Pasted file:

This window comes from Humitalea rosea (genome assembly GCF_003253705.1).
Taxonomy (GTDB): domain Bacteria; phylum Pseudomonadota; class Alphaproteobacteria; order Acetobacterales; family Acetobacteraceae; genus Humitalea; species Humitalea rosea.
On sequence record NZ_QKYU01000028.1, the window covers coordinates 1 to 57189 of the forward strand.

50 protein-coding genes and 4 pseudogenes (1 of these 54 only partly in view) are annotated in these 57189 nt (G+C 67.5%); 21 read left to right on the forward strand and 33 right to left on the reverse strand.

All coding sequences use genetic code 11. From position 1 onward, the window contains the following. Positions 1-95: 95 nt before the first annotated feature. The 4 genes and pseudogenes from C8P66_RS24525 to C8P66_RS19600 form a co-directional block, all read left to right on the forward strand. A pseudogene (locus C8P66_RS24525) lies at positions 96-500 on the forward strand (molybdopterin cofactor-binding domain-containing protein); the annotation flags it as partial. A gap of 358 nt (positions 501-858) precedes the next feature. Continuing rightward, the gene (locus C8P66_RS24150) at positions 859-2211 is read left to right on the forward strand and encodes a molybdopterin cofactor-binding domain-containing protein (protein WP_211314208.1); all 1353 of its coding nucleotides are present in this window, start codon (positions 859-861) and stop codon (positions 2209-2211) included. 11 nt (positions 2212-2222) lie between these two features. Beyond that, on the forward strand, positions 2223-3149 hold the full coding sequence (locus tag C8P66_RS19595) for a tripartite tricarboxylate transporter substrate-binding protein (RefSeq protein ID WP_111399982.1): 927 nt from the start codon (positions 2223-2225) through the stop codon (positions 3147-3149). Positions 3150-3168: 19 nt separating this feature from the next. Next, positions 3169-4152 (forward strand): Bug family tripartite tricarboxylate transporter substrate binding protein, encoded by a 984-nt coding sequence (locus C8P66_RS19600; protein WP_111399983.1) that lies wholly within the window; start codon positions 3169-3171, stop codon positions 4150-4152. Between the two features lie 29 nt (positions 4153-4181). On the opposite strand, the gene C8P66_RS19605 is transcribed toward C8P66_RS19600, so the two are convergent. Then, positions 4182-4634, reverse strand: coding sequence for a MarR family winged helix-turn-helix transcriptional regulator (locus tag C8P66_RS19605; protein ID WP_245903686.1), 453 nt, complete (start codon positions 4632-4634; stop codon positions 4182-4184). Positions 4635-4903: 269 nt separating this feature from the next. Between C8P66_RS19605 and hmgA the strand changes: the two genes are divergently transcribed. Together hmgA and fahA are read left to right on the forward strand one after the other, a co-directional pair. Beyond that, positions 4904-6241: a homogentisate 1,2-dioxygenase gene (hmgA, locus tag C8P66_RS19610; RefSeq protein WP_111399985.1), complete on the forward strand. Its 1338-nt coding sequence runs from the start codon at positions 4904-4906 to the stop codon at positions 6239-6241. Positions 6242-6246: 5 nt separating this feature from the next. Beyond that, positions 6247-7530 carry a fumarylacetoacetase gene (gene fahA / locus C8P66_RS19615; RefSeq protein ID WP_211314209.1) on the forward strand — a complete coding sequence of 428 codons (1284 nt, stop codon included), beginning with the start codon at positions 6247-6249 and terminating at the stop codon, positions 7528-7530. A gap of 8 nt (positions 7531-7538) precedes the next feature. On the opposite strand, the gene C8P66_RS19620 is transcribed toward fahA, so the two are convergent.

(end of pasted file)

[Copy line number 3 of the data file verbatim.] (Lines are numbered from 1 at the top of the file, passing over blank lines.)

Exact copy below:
On sequence record NZ_QKYU01000028.1, the window covers coordinates 1 to 57189 of the forward strand.